Lawyers are not technophiles

Last week I went to my bank for a personal loan. As a new account manager, I have to represent myself, and I tell her quite proudly that I’m the founder of LegalProd, a startup that develops totally innovative management software for law firms. Well, I admit I got a bit of a slap in the face when she said, “Software for lawyers? But they’re still using paper and dictaphone! (She must have been reading Les Fourberies de Scapin while on vacation…)”.

At first, I didn’t want to argue, she thinks what she wants, but I know lawyers and my products sell. And then after a few seconds, I said to myself, “No! You need to explain to him why innovation and technology have their place in the firm – it’s your loan that’s at stake!

So yes, the legal profession isn’t the most digitized, but the important thing once we’ve posed that fact and the famous “Why?” question.

Because lawyers are too old? No, statistics show that the population is getting younger.

Because they quickly get lost when using technology? No, on the contrary, go and hang out in the law firms and you’ll see all the lawyers, phone to their ear or chatting with their contacts on Whatsapp and with a laptop under their arm.

Because technology has no place in the legal profession? On the contrary! Technology is a real source of development for firms.

But why? The answer is actually quite simple… nothing has been thought of for them! It’s as simple as that. For years, software publishers have tried to sell tools made for businesses, without taking into account the specific needs of lawyers (I wrote an article on the subject (link to article). So the game was already up.

So what’s changed today?

For several years now, LegalTech has been focusing on the real needs of lawyers in all their activities: HRIS, translation, drafting assistance, EDM, file management, law firm administration… and now Artificial Intelligence…

Law firms began to digitize around ten years ago, and although they are still relatively under-equipped, they have fully understood the benefits of equipping themselves with such tools. Without making an exhaustive study of all that digitalization can bring to a practice, we can focus on two key elements.


Putting the customer back at the heart of law firms


You’re bound to tell me that technology is dehumanizing relationships between people, that interactions are becoming less personal and human relationships more distant. Although these stereotypes are hard to dispel, the reality is quite different! Technologies and innovations are in fact catalysts for human relationships.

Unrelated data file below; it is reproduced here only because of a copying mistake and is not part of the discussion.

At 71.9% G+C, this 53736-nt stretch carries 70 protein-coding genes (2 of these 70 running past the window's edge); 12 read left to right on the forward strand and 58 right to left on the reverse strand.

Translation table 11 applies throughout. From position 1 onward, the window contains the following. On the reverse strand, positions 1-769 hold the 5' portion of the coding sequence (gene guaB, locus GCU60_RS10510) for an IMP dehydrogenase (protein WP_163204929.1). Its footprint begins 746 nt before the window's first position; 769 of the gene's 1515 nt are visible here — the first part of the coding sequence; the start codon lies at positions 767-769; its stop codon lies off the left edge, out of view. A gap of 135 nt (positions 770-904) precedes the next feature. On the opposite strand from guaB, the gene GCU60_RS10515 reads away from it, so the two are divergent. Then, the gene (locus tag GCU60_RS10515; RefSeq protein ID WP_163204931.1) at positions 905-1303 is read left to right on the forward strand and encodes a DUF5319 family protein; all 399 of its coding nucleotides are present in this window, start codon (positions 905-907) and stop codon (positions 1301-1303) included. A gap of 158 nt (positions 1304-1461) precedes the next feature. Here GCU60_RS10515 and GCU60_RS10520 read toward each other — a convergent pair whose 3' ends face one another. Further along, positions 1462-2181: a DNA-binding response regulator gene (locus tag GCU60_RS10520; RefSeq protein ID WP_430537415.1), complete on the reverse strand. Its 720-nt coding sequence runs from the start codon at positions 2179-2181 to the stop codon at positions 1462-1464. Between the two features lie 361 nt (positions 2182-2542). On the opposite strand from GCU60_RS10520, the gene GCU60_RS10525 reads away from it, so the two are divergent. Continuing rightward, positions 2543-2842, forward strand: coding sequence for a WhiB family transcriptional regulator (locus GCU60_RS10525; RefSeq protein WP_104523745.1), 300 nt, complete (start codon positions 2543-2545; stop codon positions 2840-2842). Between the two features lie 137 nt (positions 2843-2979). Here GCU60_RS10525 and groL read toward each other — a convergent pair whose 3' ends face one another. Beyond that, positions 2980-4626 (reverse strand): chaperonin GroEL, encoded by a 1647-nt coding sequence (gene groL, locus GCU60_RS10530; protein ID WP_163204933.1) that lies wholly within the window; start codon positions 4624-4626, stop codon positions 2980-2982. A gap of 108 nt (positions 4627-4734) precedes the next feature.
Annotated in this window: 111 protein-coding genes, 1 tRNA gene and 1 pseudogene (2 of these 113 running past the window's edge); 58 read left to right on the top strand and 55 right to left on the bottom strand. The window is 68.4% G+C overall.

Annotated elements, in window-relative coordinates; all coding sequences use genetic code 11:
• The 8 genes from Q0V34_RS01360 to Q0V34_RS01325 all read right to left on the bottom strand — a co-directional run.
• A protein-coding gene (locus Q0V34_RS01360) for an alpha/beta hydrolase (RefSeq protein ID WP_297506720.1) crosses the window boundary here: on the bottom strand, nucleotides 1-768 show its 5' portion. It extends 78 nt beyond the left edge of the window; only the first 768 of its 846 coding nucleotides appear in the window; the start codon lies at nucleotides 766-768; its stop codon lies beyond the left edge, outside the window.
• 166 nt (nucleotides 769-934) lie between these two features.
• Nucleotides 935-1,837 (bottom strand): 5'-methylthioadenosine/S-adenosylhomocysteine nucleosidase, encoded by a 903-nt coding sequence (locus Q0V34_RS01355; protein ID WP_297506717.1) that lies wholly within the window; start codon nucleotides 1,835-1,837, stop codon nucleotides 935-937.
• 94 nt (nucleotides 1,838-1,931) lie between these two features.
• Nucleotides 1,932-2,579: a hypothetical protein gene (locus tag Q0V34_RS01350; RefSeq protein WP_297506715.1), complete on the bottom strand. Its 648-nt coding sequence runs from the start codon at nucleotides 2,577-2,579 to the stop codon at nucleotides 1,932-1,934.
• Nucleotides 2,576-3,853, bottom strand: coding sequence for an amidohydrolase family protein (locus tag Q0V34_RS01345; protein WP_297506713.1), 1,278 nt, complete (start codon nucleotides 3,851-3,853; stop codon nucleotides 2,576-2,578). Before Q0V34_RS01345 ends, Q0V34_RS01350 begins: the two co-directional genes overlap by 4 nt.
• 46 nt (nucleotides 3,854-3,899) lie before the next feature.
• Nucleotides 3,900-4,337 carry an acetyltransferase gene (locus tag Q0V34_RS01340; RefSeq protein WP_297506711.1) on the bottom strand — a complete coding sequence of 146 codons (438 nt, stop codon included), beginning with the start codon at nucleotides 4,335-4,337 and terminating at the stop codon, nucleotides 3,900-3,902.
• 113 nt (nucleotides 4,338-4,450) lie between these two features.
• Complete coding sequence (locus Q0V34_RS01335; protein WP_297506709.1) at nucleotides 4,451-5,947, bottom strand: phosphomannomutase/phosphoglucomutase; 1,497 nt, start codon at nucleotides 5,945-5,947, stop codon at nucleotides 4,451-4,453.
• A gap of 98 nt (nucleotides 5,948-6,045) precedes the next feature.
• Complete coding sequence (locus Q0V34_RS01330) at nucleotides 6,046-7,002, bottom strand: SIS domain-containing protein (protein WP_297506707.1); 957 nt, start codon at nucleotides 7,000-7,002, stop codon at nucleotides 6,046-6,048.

For some twenty years now, consumers have no longer been passive consumers, but have become attentive and increasingly demanding players. They want to know what they are buying, what products are used in the production process, where their purchases come from… In short, they are becoming more and more demanding and demand transparency. The consumption of services is no exception to this rule.

Companies, for their part, have no choice but to adapt, as consumers now have powerful weapons at their disposal to make or break a product, a service or a brand name. With the Internet, buyers rate, evaluate and use social networks to express their dissatisfaction to anyone who will listen. Law firms, like any other business, have to face up to this new phenomenon.

The other factor to take into account is the change in consumption patterns. With the Internet, you can decide what to buy online, order online and track your order online. The advent of telecommuting has only speeded things up. More and more lawyers are telling me that they see less and less of their clients!

Law firms are hard hit by these changes, and have to face up to them. This is where technology becomes a lifeline.

To sum up, lawyers’ clients want :

  • Become a player in their case,
  • Be kept informed in real time of developments and of the work done by their lawyer,
  • Communicate easily with them at any time and from any distance.

To meet these needs, lawyers can rely on technology to provide easy remote access via an intranet, or use a secure chat system, for example.

In these examples, technology reduces the distance between lawyer and client.

The secure chat will enable the two parties to exchange information as discreetly as if they were in the same office. Customers no longer have to fear that their information will be divulged, and can feel secure in the knowledge that they are doing so. What’s more, he can ask a question at any time without waiting for his lawyer to be available.